Does the name Ken Way mean anything to you?
How about Dan Abrahams?
Or Paul McVeigh? OK, we know that one; a fondly remembered City player (for me, his name will always conjure up that header in the play-off semi-final against Wolves). These days, though, he’s in the same business as the other two. He’s a sports psychologist.
There’s probably still some scepticism about psychologists in sport; we know that physical conditioning must be important for our players, but mental conditioning?
Being sceptical is to underestimate the stresses involved in modern professional football. Personally, I thought those stresses would get to Leicester in the title run-in last season. Instead, Leicester sailed through while it was Spurs who suffered a mental disintegration.
That’s where Ken Way comes in. He’s the sports psychologist (and they have no problems acknowledging they have one) at Leicester. Though a modest and self-effacing man, he played a key role in making sure that the expectations of many –including me – would be confounded and that Leicester would keep their nerve and focus under the most extreme pressure.
Essentially, that’s what a sports psychologist does. We all know of ‘mind games’, especially between managers: their aim is to disturb the focus and equilibrium of the opponent, just as a good striker drags opposition defenders into areas they don’t want to be in.
A mentally fragile manager such as Kevin Keegan, or arguably at times Wenger, can be thrown off focus. And if it works once, you can be sure it’ll be tried again.
The aim of sports psychology is to keep the players’ (and managers if need be) minds clear and concentrated. It may sound simple, but in the whirlwind of top-level football it’s far from straightforward. There are naturally grounded and confident individuals in the game – Timm Klose strikes me as an example – but many aren’t.
(Speaking of which, isn’t it nice to see Neil Warnock back in the game? I’m only sorry Cardiff have already made their visit to Carrow Road and we won’t have the fun of watching him on the touchline.)
Asked about his role, Ken Way makes a telling observation: there are two psychologists at the club, himself and Claudio Ranieri. While having a dedicated sports psychologist may be a good investment for a club, much of the motivation – or otherwise – clearly comes from the manager.
Some managers excel at that side of their job – and some REALLY excel. I’ve always been interested in the difference between a Mourinho (who achieves spectacular success but doesn’t seem able to sustain it) and a Ferguson (who can maintain success through several generations of players). I guess it’s part of the difference between a very good – even a Special – manager and a great one.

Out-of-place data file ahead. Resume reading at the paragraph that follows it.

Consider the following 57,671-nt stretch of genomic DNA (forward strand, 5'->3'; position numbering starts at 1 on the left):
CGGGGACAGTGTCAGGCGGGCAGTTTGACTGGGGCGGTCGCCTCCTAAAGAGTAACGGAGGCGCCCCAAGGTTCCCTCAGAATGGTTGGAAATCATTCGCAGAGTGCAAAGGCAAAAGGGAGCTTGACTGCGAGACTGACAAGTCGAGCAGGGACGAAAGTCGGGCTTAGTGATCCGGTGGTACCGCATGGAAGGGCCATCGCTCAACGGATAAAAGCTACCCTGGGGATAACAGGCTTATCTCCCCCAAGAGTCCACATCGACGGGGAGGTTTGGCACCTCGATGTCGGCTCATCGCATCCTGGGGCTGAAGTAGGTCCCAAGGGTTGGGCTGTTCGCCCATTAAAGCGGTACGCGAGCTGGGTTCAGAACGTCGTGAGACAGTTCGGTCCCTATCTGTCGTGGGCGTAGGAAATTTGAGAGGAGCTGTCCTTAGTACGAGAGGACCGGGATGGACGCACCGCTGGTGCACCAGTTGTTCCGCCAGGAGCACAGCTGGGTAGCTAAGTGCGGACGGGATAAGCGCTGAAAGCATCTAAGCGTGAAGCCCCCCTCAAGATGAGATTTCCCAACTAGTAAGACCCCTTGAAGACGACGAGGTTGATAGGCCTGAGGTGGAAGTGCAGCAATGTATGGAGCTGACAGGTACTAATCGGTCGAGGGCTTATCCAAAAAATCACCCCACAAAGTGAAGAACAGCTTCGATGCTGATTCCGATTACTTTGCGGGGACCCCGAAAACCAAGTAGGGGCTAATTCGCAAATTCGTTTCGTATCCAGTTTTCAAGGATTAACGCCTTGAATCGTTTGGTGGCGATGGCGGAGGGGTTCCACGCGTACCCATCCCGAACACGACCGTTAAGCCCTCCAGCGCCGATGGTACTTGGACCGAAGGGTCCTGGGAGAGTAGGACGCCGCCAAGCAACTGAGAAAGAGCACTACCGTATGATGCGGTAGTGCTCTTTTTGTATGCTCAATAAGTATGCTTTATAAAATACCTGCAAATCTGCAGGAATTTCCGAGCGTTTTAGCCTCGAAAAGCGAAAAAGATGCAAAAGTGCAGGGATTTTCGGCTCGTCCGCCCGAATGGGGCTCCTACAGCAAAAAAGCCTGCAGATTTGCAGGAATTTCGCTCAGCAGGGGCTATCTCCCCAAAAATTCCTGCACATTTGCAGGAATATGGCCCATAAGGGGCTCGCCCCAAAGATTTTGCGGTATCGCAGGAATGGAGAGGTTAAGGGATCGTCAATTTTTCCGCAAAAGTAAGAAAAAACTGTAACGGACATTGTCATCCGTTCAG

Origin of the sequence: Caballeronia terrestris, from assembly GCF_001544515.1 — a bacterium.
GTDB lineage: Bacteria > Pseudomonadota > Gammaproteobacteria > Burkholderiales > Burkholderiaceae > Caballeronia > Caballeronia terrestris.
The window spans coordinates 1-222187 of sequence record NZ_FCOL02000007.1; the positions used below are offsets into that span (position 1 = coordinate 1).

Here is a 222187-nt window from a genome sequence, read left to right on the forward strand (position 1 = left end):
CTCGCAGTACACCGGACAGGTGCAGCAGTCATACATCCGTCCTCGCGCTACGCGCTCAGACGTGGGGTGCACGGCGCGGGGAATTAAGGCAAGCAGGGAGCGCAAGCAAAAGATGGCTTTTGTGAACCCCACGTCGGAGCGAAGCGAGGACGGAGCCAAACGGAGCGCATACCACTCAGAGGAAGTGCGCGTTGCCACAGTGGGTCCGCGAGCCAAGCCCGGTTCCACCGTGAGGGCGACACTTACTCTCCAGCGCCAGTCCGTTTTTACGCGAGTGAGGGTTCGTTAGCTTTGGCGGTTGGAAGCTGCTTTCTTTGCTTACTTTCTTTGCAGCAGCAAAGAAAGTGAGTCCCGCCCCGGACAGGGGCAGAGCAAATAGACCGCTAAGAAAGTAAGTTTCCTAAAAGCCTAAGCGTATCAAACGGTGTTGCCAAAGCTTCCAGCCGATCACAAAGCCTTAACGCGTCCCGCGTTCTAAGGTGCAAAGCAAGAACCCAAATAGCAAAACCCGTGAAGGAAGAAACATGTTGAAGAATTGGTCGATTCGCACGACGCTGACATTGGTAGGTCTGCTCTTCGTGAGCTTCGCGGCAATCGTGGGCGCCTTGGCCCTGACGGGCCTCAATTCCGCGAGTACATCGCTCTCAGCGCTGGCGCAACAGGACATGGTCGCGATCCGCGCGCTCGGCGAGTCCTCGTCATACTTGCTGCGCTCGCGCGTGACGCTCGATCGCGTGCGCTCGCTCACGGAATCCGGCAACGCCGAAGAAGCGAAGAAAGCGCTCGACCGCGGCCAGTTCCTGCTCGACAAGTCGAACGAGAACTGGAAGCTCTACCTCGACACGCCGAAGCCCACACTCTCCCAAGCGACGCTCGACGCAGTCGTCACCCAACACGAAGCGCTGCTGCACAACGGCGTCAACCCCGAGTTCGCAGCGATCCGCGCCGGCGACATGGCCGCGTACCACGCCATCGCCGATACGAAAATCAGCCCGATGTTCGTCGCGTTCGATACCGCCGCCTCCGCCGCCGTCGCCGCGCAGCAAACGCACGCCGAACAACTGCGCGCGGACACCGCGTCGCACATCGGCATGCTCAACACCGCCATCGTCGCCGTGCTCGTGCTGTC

Closer to home, Alex Neil is clearly the central motivating figure at Carrow Road. Judging by interviews from the City players, comments from his old colleagues at Hamilton and other snippets, Alex seems to have some of key ingredients for successful management of people.
He appears to know, for instance, that one size doesn’t fit all. His words to Sebastien Bassong to bring him back into the fold in 2015 were very different from those he uses with the Murphy twins.
As far as I can see, even players out of the starting XI feel (for the most part) that he deals with them honestly and fairly. That’s quite an achievement.
In a wider picture, the mind is a truly astonishing thing. Hopefully you’ll indulge me finishing this piece with a bit of out-loud reflection on it.
The brain’s function depends on synapses, connections between neurons. In an infant’s brain, up to 2 million synapses are formed – not in total, but every second. The sheer complexity helps to explain a lot, including why we haven’t got very far in developing artificial intelligence.
Yes, a robot can do some impressive things: make tea, play chess, clean rooms and climb mountains. But it’s not the same robot. Most are single-function machines, a million miles from the creatures of science fiction which threaten our existence.
In future robots will perform a range of services for us, some of them eye-popping. They still won’t respond like humans, though. It’ll be a long time before you’ll want to take one to the pub or the match (unless your current companions are really poor).
More interestingly, perhaps, will we ever be able to read each others’ minds? I remember at work when we considered the coming of videophones. Well, my facial expressions and hand gestures to colleagues when on the phone to certain clients would have to be curtailed, for a start.
And more generally? If women could look into men’s minds, I suspect they’d find confirmation of all their best and worst expectations – but might find it’s a more complex mix than they imagined. Hence the variety of choices and behaviour we see.
As to the other way round, I’ll leave that to our female readers to offer insight….
Hopefully not too mind-boggling.